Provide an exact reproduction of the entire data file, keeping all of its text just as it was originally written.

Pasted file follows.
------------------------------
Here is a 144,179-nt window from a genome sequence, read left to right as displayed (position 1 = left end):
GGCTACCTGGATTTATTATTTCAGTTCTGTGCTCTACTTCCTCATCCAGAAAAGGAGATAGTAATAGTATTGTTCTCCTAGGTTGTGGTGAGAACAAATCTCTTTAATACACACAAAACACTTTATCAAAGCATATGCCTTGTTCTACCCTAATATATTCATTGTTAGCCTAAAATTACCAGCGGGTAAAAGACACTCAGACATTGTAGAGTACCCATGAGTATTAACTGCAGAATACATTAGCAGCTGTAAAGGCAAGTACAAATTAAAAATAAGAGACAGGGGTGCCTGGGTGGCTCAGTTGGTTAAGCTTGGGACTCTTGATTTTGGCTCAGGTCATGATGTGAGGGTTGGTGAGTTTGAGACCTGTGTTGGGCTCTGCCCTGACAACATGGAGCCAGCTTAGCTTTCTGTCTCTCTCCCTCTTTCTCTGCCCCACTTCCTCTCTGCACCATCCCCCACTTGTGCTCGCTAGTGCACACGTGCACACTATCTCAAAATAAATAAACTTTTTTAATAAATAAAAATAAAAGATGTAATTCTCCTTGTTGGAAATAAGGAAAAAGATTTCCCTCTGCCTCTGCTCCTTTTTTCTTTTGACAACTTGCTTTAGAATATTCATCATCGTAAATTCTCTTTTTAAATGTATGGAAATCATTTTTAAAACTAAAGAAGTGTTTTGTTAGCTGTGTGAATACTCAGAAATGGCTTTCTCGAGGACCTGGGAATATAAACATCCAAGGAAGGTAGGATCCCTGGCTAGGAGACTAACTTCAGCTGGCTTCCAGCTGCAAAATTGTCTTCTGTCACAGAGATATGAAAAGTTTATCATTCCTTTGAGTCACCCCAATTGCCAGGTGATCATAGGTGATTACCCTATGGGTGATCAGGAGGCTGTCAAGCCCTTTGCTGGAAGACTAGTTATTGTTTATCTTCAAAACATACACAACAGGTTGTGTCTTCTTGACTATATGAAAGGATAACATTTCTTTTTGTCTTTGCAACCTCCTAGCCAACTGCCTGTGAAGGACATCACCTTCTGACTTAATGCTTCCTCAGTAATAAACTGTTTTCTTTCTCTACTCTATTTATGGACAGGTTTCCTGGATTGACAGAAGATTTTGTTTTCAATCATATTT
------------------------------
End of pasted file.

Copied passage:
Here is a 144,179-nt window from a genome sequence, read left to right as displayed (position 1 = left end):
GGCTACCTGGATTTATTATTTCAGTTCTGTGCTCTACTTCCTCATCCAGAAAAGGAGATAGTAATAGTATTGTTCTCCTAGGTTGTGGTGAGAACAAATCTCTTTAATACACACAAAACACTTTATCAAAGCATATGCCTTGTTCTACCCTAATATATTCATTGTTAGCCTAAAATTACCAGCGGGTAAAAGACACTCAGACATTGTAGAGTACCCATGAGTATTAACTGCAGAATACATTAGCAGCTGTAAAGGCAAGTACAAATTAAAAATAAGAGACAGGGGTGCCTGGGTGGCTCAGTTGGTTAAGCTTGGGACTCTTGATTTTGGCTCAGGTCATGATGTGAGGGTTGGTGAGTTTGAGACCTGTGTTGGGCTCTGCCCTGACAACATGGAGCCAGCTTAGCTTTCTGTCTCTCTCCCTCTTTCTCTGCCCCACTTCCTCTCTGCACCATCCCCCACTTGTGCTCGCTAGTGCACACGTGCACACTATCTCAAAATAAATAAACTTTTTTAATAAATAAAAATAAAAGATGTAATTCTCCTTGTTGGAAATAAGGAAAAAGATTTCCCTCTGCCTCTGCTCCTTTTTTCTTTTGACAACTTGCTTTAGAATATTCATCATCGTAAATTCTCTTTTTAAATGTATGGAAATCATTTTTAAAACTAAAGAAGTGTTTTGTTAGCTGTGTGAATACTCAGAAATGGCTTTCTCGAGGACCTGGGAATATAAACATCCAAGGAAGGTAGGATCCCTGGCTAGGAGACTAACTTCAGCTGGCTTCCAGCTGCAAAATTGTCTTCTGTCACAGAGATATGAAAAGTTTATCATTCCTTTGAGTCACCCCAATTGCCAGGTGATCATAGGTGATTACCCTATGGGTGATCAGGAGGCTGTCAAGCCCTTTGCTGGAAGACTAGTTATTGTTTATCTTCAAAACATACACAACAGGTTGTGTCTTCTTGACTATATGAAAGGATAACATTTCTTTTTGTCTTTGCAACCTCCTAGCCAACTGCCTGTGAAGGACATCACCTTCTGACTTAATGCTTCCTCAGTAATAAACTGTTTTCTTTCTCTACTCTATTTATGGACAGGTTTCCTGGATTGACAGAAGATTTTGTTTTCAATCATATTT